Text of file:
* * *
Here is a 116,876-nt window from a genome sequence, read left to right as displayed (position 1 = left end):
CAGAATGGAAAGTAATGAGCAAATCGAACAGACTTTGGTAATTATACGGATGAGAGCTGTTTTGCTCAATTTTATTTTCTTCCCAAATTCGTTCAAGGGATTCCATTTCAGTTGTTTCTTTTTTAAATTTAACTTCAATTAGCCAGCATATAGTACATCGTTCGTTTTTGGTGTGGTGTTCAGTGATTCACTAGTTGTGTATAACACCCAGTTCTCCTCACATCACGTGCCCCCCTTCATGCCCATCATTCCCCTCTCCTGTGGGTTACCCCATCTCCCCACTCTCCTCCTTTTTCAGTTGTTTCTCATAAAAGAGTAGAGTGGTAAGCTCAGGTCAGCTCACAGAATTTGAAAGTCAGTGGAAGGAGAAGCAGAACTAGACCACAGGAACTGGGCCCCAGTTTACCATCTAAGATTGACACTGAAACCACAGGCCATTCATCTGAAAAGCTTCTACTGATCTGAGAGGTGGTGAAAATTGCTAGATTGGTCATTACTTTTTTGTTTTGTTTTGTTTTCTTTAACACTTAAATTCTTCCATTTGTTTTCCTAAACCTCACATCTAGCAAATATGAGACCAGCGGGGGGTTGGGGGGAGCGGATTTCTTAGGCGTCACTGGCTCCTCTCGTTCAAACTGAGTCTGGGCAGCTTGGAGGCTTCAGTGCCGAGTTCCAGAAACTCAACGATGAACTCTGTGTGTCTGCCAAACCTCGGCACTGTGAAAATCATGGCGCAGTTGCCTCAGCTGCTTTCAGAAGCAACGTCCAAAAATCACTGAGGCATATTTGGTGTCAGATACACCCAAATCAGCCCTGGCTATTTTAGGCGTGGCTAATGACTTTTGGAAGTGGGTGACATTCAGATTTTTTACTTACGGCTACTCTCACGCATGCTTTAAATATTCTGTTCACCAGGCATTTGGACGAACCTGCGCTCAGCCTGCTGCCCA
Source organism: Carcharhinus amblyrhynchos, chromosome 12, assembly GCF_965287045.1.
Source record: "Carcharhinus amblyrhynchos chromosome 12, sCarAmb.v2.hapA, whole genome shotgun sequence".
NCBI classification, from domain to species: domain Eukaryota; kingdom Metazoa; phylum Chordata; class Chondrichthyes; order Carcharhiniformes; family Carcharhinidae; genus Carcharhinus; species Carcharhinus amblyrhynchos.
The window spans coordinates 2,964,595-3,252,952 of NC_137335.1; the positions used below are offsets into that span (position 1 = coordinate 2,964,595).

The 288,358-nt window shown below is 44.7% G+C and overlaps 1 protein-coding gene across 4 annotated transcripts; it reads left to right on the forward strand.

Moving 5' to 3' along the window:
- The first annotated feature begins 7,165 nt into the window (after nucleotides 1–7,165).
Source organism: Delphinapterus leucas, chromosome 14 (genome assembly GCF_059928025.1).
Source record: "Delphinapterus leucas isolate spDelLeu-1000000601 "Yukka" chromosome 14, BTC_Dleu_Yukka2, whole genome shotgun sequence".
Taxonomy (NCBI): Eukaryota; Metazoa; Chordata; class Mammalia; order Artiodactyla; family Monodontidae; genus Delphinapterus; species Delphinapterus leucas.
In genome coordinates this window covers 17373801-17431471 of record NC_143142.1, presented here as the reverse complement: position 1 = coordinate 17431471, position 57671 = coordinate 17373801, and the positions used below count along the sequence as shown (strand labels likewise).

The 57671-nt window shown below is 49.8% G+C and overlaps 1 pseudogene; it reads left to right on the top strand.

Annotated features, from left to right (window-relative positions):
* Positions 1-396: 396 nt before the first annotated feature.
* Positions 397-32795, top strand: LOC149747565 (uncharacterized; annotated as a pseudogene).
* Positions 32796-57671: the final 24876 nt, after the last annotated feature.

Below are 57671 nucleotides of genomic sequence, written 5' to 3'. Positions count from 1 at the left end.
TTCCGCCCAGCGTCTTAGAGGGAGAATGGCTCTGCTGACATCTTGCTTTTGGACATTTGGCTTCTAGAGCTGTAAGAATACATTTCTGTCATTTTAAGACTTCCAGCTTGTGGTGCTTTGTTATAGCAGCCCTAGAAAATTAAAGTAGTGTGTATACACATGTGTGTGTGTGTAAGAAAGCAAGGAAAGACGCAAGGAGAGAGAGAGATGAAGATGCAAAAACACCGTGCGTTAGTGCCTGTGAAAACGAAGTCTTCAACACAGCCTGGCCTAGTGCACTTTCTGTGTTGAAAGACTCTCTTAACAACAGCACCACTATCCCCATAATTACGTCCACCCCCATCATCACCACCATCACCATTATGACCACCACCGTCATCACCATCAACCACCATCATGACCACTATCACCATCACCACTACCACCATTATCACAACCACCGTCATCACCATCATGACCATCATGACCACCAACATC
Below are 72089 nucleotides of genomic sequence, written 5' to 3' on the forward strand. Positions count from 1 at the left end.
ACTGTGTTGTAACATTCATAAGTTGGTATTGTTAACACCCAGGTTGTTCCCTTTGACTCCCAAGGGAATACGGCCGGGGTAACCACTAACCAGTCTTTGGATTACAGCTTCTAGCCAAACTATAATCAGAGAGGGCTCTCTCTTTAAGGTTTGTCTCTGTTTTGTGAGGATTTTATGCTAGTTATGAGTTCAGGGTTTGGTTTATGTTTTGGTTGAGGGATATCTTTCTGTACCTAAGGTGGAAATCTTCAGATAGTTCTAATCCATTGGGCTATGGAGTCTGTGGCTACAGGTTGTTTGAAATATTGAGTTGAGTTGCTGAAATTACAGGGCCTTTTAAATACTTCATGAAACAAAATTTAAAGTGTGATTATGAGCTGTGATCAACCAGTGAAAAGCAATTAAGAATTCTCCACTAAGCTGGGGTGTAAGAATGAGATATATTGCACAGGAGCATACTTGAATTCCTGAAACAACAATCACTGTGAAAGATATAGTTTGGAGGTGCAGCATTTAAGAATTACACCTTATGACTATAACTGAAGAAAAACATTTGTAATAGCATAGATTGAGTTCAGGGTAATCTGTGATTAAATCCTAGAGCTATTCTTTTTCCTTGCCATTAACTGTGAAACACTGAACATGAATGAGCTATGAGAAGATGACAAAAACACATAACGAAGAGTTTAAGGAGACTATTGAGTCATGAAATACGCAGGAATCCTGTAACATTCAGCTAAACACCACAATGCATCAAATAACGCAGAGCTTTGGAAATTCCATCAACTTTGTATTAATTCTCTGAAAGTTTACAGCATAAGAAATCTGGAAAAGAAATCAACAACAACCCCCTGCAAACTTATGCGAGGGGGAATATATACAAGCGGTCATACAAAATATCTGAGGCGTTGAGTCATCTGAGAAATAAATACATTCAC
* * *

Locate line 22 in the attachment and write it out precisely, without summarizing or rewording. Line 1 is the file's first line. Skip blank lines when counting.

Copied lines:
ACTGTGTTGTAACATTCATAAGTTGGTATTGTTAACACCCAGGTTGTTCCCTTTGACTCCCAAGGGAATACGGCCGGGGTAACCACTAACCAGTCTTTGGATTACAGCTTCTAGCCAAACTATAATCAGAGAGGGCTCTCTCTTTAAGGTTTGTCTCTGTTTTGTGAGGATTTTATGCTAGTTATGAGTTCAGGGTTTGGTTTATGTTTTGGTTGAGGGATATCTTTCTGTACCTAAGGTGGAAATCTTCAGATAGTTCTAATCCATTGGGCTATGGAGTCTGTGGCTACAGGTTGTTTGAAATATTGAGTTGAGTTGCTGAAATTACAGGGCCTTTTAAATACTTCATGAAACAAAATTTAAAGTGTGATTATGAGCTGTGATCAACCAGTGAAAAGCAATTAAGAATTCTCCACTAAGCTGGGGTGTAAGAATGAGATATATTGCACAGGAGCATACTTGAATTCCTGAAACAACAATCACTGTGAAAGATATAGTTTGGAGGTGCAGCATTTAAGAATTACACCTTATGACTATAACTGAAGAAAAACATTTGTAATAGCATAGATTGAGTTCAGGGTAATCTGTGATTAAATCCTAGAGCTATTCTTTTTCCTTGCCATTAACTGTGAAACACTGAACATGAATGAGCTATGAGAAGATGACAAAAACACATAACGAAGAGTTTAAGGAGACTATTGAGTCATGAAATACGCAGGAATCCTGTAACATTCAGCTAAACACCACAATGCATCAAATAACGCAGAGCTTTGGAAATTCCATCAACTTTGTATTAATTCTCTGAAAGTTTACAGCATAAGAAATCTGGAAAAGAAATCAACAACAACCCCCTGCAAACTTATGCGAGGGGGAATATATACAAGCGGTCATACAAAATATCTGAGGCGTTGAGTCATCTGAGAAATAAATACATTCAC